Earlier today, I read an article online published by the Telegraph about an Indian groom who was forced by gunpoint into a marriage. Sadly, this did not shock me. In many cultures, both historically (even in the Western world) and in the modern era, parents decide to force their children, boys and girls, into marriages.
Some Muslims typically use the Prophet’s example to rationalise this vile, dehumanising practice. They believe Aisha was married to him when she was six years old and the marriage consummated when she was nine.
Some Muslims try to avoid discussing this issue, others feel they must be apologetic. The clergy try to explain it by stating girls matured at different ages 1400 years ago.
However, Islam transcends all restrictions of time or culture. For surely, if we restrict any religion to the time in which it was revealed, it means it must be forever transforming to reflect society and hence, over time, become unrecognisable from its original form. In fact, it is society and so, us as Muslims who must reflect the religion. Our understanding and practices based upon actual evidence as opposed to culture and the opinions of the clergy.
In fact, the aggregate evidence reveals that it is not possible for Aisha to have been this young when she married the Prophet. I cared enough to check the history. She had already been engaged to someone previously and looking at the ages of her siblings and the age gaps between her and her sister alongside the migration from Makkah to Medina, I came to realise that she was at least around 19 years of age.
I understand that many, both Muslims and non Muslims alike, will argue there is a statement from Aisha herself included in the books of Ahadith stating she was only six when she married the Prophet and that the marriage was consummated at nine years of age. However, analyzing ALL the evidence clearly indicates the recorded statement is in fact either completely inaccurate (ie. It was never actually said by Aisha) or the wrong numbers were passed down.
Going beyond this, the practice of forcing anyone, and often they are just children, has no place whatsoever in Islam. Islam, as a religion, requires no vindication. The evidence for this is in the Quran.
In Surah An Nisa’, verse 19, Allah states,
يَـأَيُّهَا الَّذِينَ ءَامَنُواْ لاَ يَحِلُّ لَكُمْ أَن تَرِثُواْ النِّسَآءَ كَرْهاً وَلاَ تَعْضُلُوهُنَّ لِتَذْهَبُواْ بِبَعْضِ مَآ ءَاتَيْتُمُوهُنَّ إِلاَّ أَن يَأْتِينَ بِفَاحِشَةٍ مُّبَيِّنَةٍ وَعَاشِرُوهُنَّ بِالْمَعْرُوفِ فَإِن كَرِهْتُمُوهُنَّ فَعَسَى أَن تَكْرَهُواْ شَيْئاً وَيَجْعَلَ اللَّهُ فِيهِ خَيْراً كَثِيراً
O you who believe! You are not permitted to inherit women against their will, nor to prevent them from marriage in order to get part of (the mahr/payment) what you have given them, unless they commit open Fahishah (adultery). And live with them honorably. If you dislike them, it may be that you dislike a thing and Allah brings through it a great deal of good.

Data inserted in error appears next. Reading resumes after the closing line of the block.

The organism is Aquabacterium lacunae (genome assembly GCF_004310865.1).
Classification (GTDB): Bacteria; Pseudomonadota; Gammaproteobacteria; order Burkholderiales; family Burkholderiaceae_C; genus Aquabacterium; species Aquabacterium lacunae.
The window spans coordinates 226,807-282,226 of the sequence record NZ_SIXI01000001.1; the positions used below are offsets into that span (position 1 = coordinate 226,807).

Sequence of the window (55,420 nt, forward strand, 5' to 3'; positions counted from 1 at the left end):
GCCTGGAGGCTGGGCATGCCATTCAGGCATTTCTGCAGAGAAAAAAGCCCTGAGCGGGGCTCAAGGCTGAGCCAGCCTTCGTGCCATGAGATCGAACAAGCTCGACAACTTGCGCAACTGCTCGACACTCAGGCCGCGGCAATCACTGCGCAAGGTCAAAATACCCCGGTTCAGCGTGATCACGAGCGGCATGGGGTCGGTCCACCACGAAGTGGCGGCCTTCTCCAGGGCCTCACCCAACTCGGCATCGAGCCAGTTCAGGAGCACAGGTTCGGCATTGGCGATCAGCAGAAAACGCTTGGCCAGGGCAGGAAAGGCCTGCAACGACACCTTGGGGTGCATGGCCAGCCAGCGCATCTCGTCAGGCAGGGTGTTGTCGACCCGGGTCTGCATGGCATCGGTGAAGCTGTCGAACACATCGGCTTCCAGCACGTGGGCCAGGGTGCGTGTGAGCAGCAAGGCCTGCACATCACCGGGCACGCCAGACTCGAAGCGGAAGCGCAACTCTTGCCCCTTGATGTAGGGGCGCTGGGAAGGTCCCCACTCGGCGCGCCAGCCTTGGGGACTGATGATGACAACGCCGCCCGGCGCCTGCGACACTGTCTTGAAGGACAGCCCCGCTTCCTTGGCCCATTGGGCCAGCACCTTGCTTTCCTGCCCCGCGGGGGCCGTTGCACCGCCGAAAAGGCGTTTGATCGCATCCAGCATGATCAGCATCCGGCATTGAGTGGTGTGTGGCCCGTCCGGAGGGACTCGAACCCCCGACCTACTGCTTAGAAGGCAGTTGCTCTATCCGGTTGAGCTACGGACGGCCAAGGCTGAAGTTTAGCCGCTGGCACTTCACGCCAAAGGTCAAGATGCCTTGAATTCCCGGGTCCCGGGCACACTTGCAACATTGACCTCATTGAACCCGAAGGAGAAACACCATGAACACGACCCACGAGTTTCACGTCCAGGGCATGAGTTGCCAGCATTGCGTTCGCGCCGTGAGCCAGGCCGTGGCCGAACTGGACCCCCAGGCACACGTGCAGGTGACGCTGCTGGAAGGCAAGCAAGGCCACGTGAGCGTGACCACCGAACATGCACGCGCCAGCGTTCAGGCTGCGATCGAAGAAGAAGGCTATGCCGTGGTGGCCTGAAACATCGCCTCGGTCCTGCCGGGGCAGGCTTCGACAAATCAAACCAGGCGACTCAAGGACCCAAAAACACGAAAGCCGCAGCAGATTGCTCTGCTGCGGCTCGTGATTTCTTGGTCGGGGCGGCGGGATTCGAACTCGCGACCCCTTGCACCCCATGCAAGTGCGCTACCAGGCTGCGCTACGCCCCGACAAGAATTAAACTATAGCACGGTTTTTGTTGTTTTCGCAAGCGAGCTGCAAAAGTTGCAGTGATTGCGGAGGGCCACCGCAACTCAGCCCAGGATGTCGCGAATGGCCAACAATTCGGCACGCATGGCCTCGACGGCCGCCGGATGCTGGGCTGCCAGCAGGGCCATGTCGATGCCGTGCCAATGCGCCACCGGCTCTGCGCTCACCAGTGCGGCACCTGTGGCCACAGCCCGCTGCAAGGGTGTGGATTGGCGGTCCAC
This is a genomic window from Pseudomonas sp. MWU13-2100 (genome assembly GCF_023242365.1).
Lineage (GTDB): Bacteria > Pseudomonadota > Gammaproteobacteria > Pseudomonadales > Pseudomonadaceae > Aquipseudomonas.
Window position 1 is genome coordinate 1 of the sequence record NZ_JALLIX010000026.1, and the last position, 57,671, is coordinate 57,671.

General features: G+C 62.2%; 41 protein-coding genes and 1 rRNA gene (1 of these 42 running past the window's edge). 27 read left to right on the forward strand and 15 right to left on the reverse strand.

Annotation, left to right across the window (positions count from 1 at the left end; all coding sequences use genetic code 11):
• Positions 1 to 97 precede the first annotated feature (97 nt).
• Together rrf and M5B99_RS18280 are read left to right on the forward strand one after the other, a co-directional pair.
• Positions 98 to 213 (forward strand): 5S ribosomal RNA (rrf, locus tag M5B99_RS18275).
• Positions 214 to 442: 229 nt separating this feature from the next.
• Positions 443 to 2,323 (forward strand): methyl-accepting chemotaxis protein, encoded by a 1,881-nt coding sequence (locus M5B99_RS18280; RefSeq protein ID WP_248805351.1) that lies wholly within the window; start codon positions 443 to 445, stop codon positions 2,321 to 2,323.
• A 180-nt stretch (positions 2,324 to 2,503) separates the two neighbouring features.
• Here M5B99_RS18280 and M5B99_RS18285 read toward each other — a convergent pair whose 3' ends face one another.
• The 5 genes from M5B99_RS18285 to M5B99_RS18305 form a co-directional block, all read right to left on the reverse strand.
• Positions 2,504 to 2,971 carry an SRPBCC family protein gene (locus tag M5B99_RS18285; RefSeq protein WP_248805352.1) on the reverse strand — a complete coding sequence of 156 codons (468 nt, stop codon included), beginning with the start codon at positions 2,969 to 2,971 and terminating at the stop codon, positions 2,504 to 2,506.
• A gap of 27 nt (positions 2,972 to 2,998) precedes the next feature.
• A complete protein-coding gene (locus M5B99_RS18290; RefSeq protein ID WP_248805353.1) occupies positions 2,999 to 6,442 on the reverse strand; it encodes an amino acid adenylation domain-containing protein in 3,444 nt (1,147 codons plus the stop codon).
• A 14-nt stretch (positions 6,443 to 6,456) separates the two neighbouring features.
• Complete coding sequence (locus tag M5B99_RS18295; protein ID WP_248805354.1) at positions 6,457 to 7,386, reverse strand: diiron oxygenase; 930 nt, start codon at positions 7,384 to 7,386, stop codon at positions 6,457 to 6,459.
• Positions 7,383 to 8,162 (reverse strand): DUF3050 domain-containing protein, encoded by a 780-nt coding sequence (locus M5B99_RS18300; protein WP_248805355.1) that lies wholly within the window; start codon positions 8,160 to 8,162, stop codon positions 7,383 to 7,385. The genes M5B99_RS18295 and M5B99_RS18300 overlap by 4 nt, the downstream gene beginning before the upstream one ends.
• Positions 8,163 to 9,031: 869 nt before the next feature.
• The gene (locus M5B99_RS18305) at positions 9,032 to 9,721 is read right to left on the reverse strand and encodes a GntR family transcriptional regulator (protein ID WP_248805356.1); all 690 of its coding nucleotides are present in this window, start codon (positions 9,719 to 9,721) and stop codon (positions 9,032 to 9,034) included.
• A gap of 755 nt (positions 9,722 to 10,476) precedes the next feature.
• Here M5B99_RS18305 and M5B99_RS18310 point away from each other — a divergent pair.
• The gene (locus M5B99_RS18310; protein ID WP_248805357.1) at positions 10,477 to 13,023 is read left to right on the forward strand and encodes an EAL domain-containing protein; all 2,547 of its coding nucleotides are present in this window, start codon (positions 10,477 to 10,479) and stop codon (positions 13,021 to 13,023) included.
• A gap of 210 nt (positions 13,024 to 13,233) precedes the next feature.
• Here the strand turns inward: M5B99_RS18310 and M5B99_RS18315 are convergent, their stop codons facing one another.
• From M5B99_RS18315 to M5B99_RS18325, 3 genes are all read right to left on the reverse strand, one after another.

The verse is clear. Women cannot be married against their will.
Subsequently, there is evidence the Prophet annulled such ‘marriages’. For instance, in the collection of Bukhari,
حَدَّثَنَا إِسْمَاعِيلُ، قَالَ حَدَّثَنِي مَالِكٌ، عَنْ عَبْدِ الرَّحْمَنِ بْنِ الْقَاسِمِ، عَنْ أَبِيهِ، عَنْ عَبْدِ الرَّحْمَنِ، وَمُجَمِّعٍ، ابْنَىْ يَزِيدَ بْنِ جَارِيَةَ عَنْ خَنْسَاءَ بِنْتِ خِذَامٍ الأَنْصَارِيَّةِ، أَنَّ أَبَاهَا، زَوَّجَهَا وَهْىَ ثَيِّبٌ، فَكَرِهَتْ ذَلِكَ فَأَتَتْ رَسُولَ اللَّهِ صلى الله عليه وسلم فَرَدَّ نِكَاحَهُ.
Narrated Khansa bint Khidam Al-Ansariya: that her father gave her in marriage when she was a matron and she disliked that marriage. So she went to Allah’s Messenger (ﷺ) and he declared that marriage invalid.
So, despite the oft-portrayed connection between forced marriages and Islam, this crime is actually based upon cultural practices. This is evident as those from the Indian sub continent, regardless of religion (Hindus, Sikhs and Muslims) have reports of forced marriages. There are stories of forced marriages in Africa (in Christian communities), the Middle East and in many other parts of the globe which never make it to the media.
In 2014, BBC news reported around 14 million girls around the world are forced to marry every year before their 18th birthday. I have met Muslim girls in such situations, often trying to convince themselves that they are doing ‘okay’ as they see no other alternative. Broken spirits, ashamed of a reality they had no choice in. Human rights ripped away from them. A form of modern day slavery.
In fact, the shame belongs to the coercers, those without honour, lacking in integrity. Muslims who go against the very essence of Islam.
While it is clear forced marriages are NOT a part of Islam and transcend religion, Muslims are both perpetrators and victims of this serious problem. A problem caused by a plethora of deeply entrenched patriarchy, culture, religious misunderstandings of the clerics and the masses, ignorance, oppression and often misogyny.
It is time for us, as Muslims, to own the problem. Each and everyone of us needs to go back to the grass roots of the religion and away from biased, culture influenced interpretations. Knowledge is empowerment and thus, liberation.
It is time for us to join the victims to say ‘NO’. ‘No, we will not give up our God-given rights. No, we refuse to be a part of backward cultural practices which go against Islam and no, we will not turn our backs on those Muslims who need our voices for their silent suffering.’